Monthly Archives: September 2013

Moon Days WHY?

IMG_5431The Ashtanga Yoga practice cultivates a wonderful awareness of our own bodies and of the rhythms of nature. Resting on the Moon Days is a way to honor one of nature’s most powerful cycles.  The human body is primarily composed of water (50% – 60% on average), the moon phases affect not only the tides of the oceans and seas, but the currents of our own bodies as well.

On the Full Moon, our energies are waxing to a peak, and it is easy to fall out of balance towards too much vigor.  The days preceding up to the Full Moon causes an increase in body fluids (internal tide), which generally increases our energy.  This is the time of the month for activity, but, also you will see tension, over anxious in ourselves and others.  It’s less promblematic to practice on the Full Moon then the New Moon.  Although with the excess energy present within ourselves, if practicing on a Full Moon, one must be very careful not to over do it and get injured.

On the New Moon, our energies are waning to their calmest, and we may find it difficult to rouse ourselves.  The new moon is also the time when we feel depleted and sometimes depressed and emotional.  It’s important not to do anything vigorous.  The days preceding up to the New Moon, our body fluids are decreased, causing more dryness in the joints and therefore a greater chance of injury.  The peak of the New Moon (Dark Moon) is the best time to start new ventures and setting goals/intentions.

Another reason to rest on the Moon Days is even simpler: Moon Days provide practitioners with rest. Mysore practice requires dedication and a lot of hard work, so it’s healthy to have a couple of free days every month when we sleep in, rest our bodies, and feel refreshed when we return to practice.

We likewise rest from Mysore practice on Saturdays, and women are encouraged to rest from classes on the first three days of their monthly cycle.  So, rest, your body and mind will be healthier for it.

 

Yoga and Religion

images-6Over the many years of practicing and teaching yoga, I have had this conversation with so many. I get asked “Does yoga go against my religion?”  I encourage you to surrender to the many gifts that yoga has to offer and then overtime you will experience for yourself the deepening of your relationship with God, due to your dedication to your yoga practice.   I truly believe that with a dedicated practice, establishing a firm foundation by having faith, patience and devotion, one may be healed. It’s through our daily practice that we begin to recognize the things that bind us. Attachments, addictions things that do not serve us, overtime, will be revealed. For me, and for many, this can only truly take place when one surrenders to God.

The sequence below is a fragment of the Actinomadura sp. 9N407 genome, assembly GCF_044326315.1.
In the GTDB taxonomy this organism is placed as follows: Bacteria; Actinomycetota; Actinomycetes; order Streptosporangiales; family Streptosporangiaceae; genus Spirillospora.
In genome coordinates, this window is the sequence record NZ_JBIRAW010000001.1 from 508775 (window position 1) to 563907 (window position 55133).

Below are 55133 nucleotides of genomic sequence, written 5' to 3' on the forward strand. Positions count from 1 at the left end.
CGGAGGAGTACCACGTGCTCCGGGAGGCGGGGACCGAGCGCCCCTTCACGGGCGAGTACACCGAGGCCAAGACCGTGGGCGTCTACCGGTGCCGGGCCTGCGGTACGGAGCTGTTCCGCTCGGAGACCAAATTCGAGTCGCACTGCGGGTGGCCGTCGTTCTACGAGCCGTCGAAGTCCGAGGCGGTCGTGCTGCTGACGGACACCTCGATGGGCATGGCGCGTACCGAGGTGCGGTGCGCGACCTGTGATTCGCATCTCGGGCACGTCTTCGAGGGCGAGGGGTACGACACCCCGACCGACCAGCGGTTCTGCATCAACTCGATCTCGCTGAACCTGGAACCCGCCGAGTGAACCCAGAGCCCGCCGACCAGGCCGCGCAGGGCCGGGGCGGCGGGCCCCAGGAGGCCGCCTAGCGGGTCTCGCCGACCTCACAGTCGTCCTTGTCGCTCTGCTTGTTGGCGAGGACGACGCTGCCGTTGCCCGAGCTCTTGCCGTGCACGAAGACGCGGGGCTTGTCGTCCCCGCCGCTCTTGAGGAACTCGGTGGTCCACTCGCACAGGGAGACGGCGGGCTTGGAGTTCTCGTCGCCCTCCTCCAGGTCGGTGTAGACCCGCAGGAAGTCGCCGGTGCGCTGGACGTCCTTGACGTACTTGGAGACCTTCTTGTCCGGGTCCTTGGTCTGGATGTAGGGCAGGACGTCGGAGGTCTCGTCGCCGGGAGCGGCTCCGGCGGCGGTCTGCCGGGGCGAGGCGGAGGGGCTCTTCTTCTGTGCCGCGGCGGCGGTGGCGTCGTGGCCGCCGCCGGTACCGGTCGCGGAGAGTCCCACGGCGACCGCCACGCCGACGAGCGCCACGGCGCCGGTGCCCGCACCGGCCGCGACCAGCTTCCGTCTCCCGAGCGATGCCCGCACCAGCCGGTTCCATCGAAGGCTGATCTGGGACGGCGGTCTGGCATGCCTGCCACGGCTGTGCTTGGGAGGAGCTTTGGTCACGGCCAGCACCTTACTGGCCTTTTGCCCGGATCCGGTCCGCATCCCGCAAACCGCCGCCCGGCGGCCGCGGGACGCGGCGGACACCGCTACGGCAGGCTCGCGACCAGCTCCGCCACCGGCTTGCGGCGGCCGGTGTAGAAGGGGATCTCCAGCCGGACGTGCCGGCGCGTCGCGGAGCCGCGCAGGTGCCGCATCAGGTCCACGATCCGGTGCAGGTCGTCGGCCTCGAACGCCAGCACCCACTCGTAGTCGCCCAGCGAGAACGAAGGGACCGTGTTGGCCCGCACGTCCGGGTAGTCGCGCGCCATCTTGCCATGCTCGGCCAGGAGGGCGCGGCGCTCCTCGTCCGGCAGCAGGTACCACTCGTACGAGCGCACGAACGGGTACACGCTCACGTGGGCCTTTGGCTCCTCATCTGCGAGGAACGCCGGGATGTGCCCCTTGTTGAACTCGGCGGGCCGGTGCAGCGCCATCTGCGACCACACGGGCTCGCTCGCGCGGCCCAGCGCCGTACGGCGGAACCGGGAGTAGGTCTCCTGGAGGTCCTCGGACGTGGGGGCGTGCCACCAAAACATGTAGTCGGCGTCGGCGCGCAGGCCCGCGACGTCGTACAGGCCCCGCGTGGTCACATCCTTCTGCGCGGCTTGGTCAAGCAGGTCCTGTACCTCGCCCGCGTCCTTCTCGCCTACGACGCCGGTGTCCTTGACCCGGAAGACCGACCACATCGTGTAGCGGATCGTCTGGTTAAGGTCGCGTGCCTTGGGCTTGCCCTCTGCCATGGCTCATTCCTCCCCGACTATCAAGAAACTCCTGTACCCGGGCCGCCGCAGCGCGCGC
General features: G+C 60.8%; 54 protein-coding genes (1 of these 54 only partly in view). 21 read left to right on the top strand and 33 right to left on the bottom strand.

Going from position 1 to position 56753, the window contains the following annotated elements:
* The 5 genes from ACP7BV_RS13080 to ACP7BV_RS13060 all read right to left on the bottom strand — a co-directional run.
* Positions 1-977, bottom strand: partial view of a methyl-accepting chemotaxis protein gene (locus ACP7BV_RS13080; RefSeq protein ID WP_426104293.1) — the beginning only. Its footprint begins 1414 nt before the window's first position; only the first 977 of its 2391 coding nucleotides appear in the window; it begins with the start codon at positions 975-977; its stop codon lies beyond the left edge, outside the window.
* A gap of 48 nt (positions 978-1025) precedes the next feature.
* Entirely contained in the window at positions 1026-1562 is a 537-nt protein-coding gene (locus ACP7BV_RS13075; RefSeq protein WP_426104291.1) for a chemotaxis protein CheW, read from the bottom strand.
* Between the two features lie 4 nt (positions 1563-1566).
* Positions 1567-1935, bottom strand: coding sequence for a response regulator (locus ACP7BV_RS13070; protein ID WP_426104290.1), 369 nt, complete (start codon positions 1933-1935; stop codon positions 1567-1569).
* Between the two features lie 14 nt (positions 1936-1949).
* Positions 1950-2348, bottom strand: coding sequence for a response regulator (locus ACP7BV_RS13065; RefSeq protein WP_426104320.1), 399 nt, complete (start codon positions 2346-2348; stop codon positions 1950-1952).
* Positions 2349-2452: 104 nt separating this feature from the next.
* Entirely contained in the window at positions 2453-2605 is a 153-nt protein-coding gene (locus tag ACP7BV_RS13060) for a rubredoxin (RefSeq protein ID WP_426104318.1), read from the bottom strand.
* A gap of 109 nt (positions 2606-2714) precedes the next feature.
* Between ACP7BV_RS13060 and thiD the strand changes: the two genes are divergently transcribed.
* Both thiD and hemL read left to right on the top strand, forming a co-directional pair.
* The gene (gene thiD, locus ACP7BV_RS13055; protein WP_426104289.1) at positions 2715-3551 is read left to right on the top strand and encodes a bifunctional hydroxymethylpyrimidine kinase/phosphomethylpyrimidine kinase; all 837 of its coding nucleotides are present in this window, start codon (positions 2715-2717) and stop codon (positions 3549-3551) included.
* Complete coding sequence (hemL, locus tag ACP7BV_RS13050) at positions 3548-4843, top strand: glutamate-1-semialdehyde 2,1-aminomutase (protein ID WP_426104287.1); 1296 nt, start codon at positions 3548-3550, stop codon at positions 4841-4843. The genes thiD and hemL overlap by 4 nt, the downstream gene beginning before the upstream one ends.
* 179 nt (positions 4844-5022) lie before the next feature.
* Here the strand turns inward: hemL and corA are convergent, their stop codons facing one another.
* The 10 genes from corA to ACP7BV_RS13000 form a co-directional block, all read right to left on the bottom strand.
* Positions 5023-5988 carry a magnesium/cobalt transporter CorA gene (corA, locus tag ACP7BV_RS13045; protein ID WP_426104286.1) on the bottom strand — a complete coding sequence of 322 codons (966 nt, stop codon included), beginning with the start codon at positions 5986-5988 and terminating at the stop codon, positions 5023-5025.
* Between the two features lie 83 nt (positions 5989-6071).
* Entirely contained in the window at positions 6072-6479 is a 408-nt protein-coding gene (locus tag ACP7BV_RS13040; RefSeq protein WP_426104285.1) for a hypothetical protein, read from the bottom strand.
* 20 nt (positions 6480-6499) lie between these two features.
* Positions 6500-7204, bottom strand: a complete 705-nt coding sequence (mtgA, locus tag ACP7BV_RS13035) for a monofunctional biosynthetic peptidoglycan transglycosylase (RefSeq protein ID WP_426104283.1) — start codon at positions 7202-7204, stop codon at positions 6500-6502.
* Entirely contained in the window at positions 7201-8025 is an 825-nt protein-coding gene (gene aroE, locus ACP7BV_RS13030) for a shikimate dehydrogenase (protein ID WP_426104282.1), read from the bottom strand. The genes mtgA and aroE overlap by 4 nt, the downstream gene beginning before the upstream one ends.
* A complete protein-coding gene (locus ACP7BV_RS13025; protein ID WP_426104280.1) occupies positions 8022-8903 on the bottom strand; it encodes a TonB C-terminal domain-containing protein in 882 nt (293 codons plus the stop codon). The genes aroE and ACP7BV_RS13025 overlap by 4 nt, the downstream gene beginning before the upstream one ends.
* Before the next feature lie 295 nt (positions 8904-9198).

In Patanjali’s Yoga Sutras, an ancient text that is widely referred to in yoga classes today, clearly presents morale guide for yogis to follow and outlines the path towards enlightenment, union with the Divine. My personal practice has deepened my relationship with God, like no other opportunity in my life. My yoga practice gives me the daily opportunity to quiet my mind to look within to hear God’s wisdom and truth for my life. By surrendering to the practice, I have learned so many lessons that without faith in my higher power, I wouldn’t have continued with such dedication.

I have been practicing some kind of yoga since 1986. All of life’s trials and tribulations have scarred me in some way, even if I was unaware of how it may have hurt me. Energetically and or emotionally all our life’s experiences make an imprint in our being. It’s through this yoga that I was able to trust, to open to peel away the layers of emotional baggage and pain and allow myself to heal, in the process I have grown closer to God.

Students ask me about the chants and some of the texts that are referred to in yoga classes, and the simple answer is that these chants are to open us to the light within to help us clearly see the potential within that frees us from our mind and the constant monkey chatter that goes on. The texts are like manuals for life. What you may encounter along the way and how to move through and past. David Frawley says “Yoga should challenge our belief system in a positive way of creating more peace, understanding, discrimination, higher awareness and connecting us to a universal truth, rather then getting caught up in barriers and boundaries”.

Most importantly, yoga is for the individual. It’s about the practitioner and my responsibility as a yoga teacher is teaching tools that are useful for each student. The devotional aspect of the practice is essential and should chanting and reading from these yoga texts bring knowledge that can be applied to ones life to live a more fulfilled life with purpose, then I consider it useful in transformation. Intention is important as is prayer and including this in your practice will draw you closer to God. It’s because of my yoga practice that I’m receptive to hearing God and aligning with His will for my life.

God knows our heart…. There should be no fear. Remember we are created in the image of God, for the glory of God, and for the worship of God. I believe that practicing yoga is a spiritual discipline that will draw you closer to God, no matter what you faith may be. As Pattabhi Jois says, “There is only one drishti, that is God”.